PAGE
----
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Friday 16 May 2003, 23:02 - 23:30

PROGRAMME 7: Stacey Kent on Powell and Pressburger

Michael Powell

Picture of the film director Michael Powell.Michael Powel, the son of a hop maker, was born in Bekesbourn, Kent in 1905. Despite showing an early interest in film making, on leaving school in 1922 he became a bank clerk.

His introduction to film came on a visit to France to see his father, in 1925. The visit resulted in bit parts in a couple of movies. Bitten by the bug he returned to England and Elstree. There he worked in a variety of positions (including still photographer and later scriptwriter for Hitchcock) before being allowed to direct for himself, in 1931.

Between 1931 and 1937 Powell made a number of 'quota quickies', film notable for their cheapness and speed of production rather than their quality. His breakthrough was The Edge of the World (1937), a mountaineering film noted for its realism. This success resulted in a contract with Alexander Korda and his teaming up with Emeric Pressburger.

During the war Powell soon emerged as one of the most gifted of British directors, beginning with The Spy in Black (1939).

1942 saw Powell and Pressburger form The Archers, their joint production company, and so began the most fruitful period in both their lives.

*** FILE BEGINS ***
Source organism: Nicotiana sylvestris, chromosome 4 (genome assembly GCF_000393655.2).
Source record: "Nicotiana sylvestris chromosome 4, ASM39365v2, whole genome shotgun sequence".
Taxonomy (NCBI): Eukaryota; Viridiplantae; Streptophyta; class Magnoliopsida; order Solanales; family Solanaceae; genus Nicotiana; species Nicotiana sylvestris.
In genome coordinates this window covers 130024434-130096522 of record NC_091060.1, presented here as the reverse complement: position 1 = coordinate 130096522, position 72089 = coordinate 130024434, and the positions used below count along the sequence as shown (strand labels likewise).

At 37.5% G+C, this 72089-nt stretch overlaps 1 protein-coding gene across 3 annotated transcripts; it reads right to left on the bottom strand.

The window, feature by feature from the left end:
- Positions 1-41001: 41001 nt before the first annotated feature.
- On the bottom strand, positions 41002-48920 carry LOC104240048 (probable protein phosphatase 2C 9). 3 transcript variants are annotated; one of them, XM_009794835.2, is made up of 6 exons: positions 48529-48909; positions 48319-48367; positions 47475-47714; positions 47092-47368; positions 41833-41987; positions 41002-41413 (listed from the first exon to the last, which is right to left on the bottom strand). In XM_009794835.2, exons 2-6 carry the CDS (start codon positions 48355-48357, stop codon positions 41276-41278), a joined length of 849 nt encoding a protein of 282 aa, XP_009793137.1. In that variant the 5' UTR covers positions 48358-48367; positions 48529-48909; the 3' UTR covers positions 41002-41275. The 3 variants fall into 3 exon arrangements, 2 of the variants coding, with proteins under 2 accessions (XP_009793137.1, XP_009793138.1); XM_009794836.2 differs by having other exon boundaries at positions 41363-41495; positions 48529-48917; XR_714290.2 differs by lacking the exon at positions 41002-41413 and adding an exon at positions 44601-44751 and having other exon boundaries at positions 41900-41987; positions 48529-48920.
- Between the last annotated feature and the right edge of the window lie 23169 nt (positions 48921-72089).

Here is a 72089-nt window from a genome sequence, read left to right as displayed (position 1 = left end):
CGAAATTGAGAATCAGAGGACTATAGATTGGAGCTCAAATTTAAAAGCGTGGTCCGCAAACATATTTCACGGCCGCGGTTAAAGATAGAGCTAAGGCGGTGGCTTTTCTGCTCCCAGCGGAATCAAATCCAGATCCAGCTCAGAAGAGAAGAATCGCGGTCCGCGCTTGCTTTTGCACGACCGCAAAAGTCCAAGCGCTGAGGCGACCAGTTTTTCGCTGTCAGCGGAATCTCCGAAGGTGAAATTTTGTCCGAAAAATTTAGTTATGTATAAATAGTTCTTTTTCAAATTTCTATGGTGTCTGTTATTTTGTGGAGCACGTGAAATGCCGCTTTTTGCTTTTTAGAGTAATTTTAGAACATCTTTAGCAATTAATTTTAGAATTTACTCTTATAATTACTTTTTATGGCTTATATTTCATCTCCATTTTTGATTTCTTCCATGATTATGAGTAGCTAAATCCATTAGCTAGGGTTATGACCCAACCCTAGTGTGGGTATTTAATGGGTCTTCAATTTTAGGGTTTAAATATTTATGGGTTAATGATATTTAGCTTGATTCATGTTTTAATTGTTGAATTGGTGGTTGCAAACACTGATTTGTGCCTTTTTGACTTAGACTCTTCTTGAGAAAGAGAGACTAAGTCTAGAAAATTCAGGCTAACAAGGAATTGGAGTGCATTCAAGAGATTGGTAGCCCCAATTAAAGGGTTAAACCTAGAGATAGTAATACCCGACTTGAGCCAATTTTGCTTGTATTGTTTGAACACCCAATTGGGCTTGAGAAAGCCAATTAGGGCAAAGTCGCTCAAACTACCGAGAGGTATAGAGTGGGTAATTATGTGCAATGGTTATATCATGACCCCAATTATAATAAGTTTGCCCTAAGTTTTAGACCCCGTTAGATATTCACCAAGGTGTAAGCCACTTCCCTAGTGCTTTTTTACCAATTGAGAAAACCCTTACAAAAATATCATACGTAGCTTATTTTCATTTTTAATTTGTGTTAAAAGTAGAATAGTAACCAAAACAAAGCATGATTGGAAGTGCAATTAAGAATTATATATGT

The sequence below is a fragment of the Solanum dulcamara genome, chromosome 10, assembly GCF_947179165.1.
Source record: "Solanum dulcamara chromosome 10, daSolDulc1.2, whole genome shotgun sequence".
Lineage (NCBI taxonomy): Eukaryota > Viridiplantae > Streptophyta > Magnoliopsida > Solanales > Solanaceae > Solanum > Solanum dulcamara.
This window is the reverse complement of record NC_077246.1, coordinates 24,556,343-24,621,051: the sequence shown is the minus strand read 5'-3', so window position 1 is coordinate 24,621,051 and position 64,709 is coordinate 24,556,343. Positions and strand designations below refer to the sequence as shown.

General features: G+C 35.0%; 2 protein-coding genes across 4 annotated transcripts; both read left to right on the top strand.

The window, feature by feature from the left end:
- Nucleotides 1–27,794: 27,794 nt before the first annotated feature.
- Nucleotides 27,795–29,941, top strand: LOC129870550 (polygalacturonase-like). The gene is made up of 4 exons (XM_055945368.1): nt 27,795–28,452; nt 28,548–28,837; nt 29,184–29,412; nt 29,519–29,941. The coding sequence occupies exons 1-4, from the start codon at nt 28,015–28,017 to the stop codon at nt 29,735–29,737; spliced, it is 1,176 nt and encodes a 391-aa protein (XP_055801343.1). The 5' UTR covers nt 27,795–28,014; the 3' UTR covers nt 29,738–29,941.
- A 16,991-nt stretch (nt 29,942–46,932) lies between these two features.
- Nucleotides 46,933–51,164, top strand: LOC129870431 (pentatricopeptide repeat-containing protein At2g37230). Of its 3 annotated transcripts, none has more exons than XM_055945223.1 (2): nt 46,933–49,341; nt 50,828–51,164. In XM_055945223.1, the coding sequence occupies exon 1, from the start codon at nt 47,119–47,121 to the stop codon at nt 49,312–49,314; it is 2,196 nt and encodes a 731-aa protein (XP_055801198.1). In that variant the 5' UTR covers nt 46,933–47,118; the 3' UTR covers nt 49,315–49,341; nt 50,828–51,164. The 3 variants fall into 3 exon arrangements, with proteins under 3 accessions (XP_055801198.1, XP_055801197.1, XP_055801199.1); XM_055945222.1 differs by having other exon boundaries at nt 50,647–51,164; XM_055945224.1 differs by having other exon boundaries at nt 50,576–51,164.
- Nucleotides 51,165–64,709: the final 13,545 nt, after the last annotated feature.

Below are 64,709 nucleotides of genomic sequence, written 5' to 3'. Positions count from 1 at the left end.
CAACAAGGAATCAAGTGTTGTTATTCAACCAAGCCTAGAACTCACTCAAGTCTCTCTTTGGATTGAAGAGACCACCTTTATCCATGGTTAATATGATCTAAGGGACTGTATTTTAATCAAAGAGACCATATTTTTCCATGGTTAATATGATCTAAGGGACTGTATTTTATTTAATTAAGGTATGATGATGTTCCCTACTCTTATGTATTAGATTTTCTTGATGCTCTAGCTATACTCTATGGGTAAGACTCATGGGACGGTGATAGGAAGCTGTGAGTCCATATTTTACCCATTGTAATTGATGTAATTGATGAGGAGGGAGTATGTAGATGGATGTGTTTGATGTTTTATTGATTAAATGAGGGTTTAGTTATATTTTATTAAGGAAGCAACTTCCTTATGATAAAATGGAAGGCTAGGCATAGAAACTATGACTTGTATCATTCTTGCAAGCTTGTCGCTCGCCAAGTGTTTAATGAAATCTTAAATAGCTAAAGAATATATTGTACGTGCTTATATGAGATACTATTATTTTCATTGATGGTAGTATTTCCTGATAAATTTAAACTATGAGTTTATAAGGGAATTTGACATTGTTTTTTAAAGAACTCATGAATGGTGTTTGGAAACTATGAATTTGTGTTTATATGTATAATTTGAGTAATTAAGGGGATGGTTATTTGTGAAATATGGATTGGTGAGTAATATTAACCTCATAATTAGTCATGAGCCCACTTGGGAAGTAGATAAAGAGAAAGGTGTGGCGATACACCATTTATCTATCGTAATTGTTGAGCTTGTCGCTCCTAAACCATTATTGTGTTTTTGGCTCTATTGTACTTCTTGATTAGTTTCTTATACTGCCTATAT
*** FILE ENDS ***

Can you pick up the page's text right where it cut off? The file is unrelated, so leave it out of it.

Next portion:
Between 1942 and 1956 (when The Archers parted) they produced a number of excellent films notable for their visual beauty and cinematic bravura.

The Life and Death of Colonel Blimp (1943) was an affectionately satirical portrait of the British officer class which raised strong objections fro Winston Churchill. A Matter of Life and Death (1946) showed an airman pleading to hold on to a (colourful) life while judged by a ghostly jury in a (black and white) heaven. While Black Narcissus (1947) was the story of a nun struggling with her vocation in the peaks of the Himilayas, and The Red Shoes (1948), shot in vibrant colour, is claimed as the best ballet film of all time.

Powell risked his career with Peeping Tom (1960), a slasher movie portraying a porno-fiend psycopath. The risk didn't pay off. Ahead of its time it hearalded not a new dawn but a final eclipse for Powell. He never made another film, dying in 1990.

Emeric Pressburger

Picture of the film maker Emeric Pressburger.Born to middle class parents in Moklolc, Hungary in 1902 Emeric Pressburger was a multi-talented child (an amateur violinist and gifted mathematician). He enrolled to study Engineering (at Prague and Stuttgart) but left to earn a living when his father died.

He started as a journalist but soon became a screenwriter on a number of German films, working with Robert Siodmak and Max Ophuls. With the rise of the Nazis in 1933 Pressburger fled to France, and then in 1935 to Britain.

In 1938 Alexander Korda recruited him to write the script for The Spy in Black (1939). This was the first of a number of collaborations with Michael Powell.

With the dissolution of their partnership he worked only fitfully before dying in 1988.

Joining them in the studio is film historian Ian Christie to chart the rise, fall and resurgence of The Archers reputation.

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